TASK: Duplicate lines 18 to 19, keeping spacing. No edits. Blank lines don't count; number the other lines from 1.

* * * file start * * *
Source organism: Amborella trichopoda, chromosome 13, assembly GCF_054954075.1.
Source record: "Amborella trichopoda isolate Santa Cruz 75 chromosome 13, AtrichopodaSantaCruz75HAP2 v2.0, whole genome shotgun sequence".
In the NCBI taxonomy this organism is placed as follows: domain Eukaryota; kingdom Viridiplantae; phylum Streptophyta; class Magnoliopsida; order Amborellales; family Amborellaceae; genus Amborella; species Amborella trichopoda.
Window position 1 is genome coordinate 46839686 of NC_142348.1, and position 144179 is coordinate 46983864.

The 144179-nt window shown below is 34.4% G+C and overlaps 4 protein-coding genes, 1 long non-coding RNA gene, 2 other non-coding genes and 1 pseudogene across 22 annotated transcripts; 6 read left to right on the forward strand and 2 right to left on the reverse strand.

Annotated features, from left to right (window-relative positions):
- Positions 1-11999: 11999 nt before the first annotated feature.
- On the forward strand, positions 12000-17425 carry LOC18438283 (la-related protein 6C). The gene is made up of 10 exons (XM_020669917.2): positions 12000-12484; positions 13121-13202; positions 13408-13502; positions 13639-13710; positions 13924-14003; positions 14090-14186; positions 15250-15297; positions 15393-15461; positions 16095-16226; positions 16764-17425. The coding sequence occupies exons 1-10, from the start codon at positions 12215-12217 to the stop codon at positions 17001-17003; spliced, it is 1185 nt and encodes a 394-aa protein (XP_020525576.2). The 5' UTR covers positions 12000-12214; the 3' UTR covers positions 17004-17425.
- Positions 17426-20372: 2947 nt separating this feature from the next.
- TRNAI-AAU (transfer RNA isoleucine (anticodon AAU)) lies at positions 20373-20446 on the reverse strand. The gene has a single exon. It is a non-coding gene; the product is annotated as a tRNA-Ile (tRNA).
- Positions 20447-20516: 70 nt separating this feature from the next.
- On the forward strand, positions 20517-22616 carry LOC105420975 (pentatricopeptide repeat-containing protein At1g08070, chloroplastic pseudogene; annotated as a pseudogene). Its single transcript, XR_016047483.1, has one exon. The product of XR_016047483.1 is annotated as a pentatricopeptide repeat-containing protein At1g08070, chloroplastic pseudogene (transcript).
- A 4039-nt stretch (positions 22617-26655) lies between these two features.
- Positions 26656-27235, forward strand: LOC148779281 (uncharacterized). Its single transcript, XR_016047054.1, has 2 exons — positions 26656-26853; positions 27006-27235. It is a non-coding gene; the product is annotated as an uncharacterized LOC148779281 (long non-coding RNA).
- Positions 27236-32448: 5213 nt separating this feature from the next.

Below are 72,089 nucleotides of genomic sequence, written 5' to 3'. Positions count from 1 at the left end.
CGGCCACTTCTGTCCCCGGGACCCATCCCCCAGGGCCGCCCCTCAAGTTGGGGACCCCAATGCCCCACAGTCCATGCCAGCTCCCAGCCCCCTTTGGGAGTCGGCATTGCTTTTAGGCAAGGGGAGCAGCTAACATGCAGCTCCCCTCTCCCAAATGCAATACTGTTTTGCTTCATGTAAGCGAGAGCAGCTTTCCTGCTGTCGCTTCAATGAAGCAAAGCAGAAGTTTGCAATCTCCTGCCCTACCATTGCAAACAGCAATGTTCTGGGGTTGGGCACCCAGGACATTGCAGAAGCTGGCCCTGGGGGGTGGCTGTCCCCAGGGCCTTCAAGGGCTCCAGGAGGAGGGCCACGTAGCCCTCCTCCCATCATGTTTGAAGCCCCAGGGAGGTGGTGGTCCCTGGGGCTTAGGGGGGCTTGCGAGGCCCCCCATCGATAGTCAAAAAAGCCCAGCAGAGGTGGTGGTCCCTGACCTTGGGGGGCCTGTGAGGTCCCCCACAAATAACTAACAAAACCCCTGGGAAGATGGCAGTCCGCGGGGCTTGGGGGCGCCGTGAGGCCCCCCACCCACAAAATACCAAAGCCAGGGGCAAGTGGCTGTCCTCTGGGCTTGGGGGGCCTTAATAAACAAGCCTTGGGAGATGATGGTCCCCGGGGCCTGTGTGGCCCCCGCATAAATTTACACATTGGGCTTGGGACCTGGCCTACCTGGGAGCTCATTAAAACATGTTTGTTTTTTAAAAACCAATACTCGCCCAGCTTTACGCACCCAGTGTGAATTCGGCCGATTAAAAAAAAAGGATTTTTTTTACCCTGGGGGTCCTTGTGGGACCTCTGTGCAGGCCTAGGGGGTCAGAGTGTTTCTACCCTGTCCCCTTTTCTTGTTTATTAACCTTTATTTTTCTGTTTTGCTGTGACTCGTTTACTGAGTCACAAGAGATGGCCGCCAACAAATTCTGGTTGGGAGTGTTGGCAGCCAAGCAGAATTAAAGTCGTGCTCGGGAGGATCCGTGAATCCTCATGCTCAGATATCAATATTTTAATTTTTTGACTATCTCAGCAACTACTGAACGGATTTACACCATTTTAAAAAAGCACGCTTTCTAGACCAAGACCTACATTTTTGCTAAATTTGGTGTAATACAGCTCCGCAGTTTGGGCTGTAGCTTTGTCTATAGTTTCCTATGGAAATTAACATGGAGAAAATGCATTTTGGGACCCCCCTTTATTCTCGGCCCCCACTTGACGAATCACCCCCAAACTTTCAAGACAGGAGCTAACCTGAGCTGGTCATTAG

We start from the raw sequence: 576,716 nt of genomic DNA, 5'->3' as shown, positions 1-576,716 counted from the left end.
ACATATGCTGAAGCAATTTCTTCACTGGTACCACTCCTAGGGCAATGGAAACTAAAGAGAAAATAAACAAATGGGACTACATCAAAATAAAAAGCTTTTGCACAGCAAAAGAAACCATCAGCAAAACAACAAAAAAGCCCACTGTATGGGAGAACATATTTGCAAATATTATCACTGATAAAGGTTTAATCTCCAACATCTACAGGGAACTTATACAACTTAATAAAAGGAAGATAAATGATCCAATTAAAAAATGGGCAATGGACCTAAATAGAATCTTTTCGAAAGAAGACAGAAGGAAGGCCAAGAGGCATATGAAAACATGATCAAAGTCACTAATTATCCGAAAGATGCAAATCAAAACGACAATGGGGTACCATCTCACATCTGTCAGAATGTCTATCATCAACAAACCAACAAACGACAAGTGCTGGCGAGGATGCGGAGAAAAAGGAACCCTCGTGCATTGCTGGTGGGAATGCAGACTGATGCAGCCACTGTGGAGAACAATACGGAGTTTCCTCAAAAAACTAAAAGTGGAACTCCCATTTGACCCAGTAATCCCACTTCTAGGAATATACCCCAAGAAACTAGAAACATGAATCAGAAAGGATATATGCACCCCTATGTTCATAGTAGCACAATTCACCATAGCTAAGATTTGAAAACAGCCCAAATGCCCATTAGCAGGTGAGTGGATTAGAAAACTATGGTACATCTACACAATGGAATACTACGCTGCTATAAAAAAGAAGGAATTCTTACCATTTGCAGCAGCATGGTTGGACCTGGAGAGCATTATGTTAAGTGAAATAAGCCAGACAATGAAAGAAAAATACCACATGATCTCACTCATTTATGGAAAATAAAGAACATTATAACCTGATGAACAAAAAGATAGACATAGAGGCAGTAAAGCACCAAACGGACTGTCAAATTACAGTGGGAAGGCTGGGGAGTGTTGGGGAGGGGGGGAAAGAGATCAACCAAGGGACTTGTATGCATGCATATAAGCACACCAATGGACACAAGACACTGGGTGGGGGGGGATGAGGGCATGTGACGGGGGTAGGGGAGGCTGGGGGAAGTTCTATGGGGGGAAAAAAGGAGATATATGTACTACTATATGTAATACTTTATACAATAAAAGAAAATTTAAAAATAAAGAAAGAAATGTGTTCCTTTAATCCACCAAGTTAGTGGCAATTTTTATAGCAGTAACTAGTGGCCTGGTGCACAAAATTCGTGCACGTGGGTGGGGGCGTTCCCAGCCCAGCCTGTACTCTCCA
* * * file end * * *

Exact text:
We start from the raw sequence: 576,716 nt of genomic DNA, 5'->3' as shown, positions 1-576,716 counted from the left end.
ACATATGCTGAAGCAATTTCTTCACTGGTACCACTCCTAGGGCAATGGAAACTAAAGAGAAAATAAACAAATGGGACTACATCAAAATAAAAAGCTTTTGCACAGCAAAAGAAACCATCAGCAAAACAACAAAAAAGCCCACTGTATGGGAGAACATATTTGCAAATATTATCACTGATAAAGGTTTAATCTCCAACATCTACAGGGAACTTATACAACTTAATAAAAGGAAGATAAATGATCCAATTAAAAAATGGGCAATGGACCTAAATAGAATCTTTTCGAAAGAAGACAGAAGGAAGGCCAAGAGGCATATGAAAACATGATCAAAGTCACTAATTATCCGAAAGATGCAAATCAAAACGACAATGGGGTACCATCTCACATCTGTCAGAATGTCTATCATCAACAAACCAACAAACGACAAGTGCTGGCGAGGATGCGGAGAAAAAGGAACCCTCGTGCATTGCTGGTGGGAATGCAGACTGATGCAGCCACTGTGGAGAACAATACGGAGTTTCCTCAAAAAACTAAAAGTGGAACTCCCATTTGACCCAGTAATCCCACTTCTAGGAATATACCCCAAGAAACTAGAAACATGAATCAGAAAGGATATATGCACCCCTATGTTCATAGTAGCACAATTCACCATAGCTAAGATTTGAAAACAGCCCAAATGCCCATTAGCAGGTGAGTGGATTAGAAAACTATGGTACATCTACACAATGGAATACTACGCTGCTATAAAAAAGAAGGAATTCTTACCATTTGCAGCAGCATGGTTGGACCTGGAGAGCATTATGTTAAGTGAAATAAGCCAGACAATGAAAGAAAAATACCACATGATCTCACTCATTTATGGAAAATAAAGAACATTATAACCTGATGAACAAAAAGATAGACATAGAGGCAGTAAAGCACCAAACGGACTGTCAAATTACAGTGGGAAGGCTGGGGAGTGTTGGGGAGGGGGGGAAAGAGATCAACCAAGGGACTTGTATGCATGCATATAAGCACACCAATGGACACAAGACACTGGGTGGGGGGGGATGAGGGCATGTGACGGGGGTAGGGGAGGCTGGGGGAAGTTCTATGGGGGGAAAAAAGGAGATATATGTACTACTATATGTAATACTTTATACAATAAAAGAAAATTTAAAAATAAAGAAAGAAATGTGTTCCTTTAATCCACCAAGTTAGTGGCAATTTTTATAGCAGTAACTAGTGGCCTGGTGCACAAAATTCGTGCACGTGGGTGGGGGCGTTCCCAGCCCAGCCTGTACTCTCCA